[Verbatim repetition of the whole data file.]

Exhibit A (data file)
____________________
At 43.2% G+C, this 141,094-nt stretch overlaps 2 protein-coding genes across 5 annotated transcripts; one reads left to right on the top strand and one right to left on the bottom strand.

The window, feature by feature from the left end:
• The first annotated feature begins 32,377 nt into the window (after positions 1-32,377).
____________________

At 43.2% G+C, this 141,094-nt stretch overlaps 2 protein-coding genes across 5 annotated transcripts; one reads left to right on the top strand and one right to left on the bottom strand.

The window, feature by feature from the left end:
• The first annotated feature begins 32,377 nt into the window (after positions 1-32,377).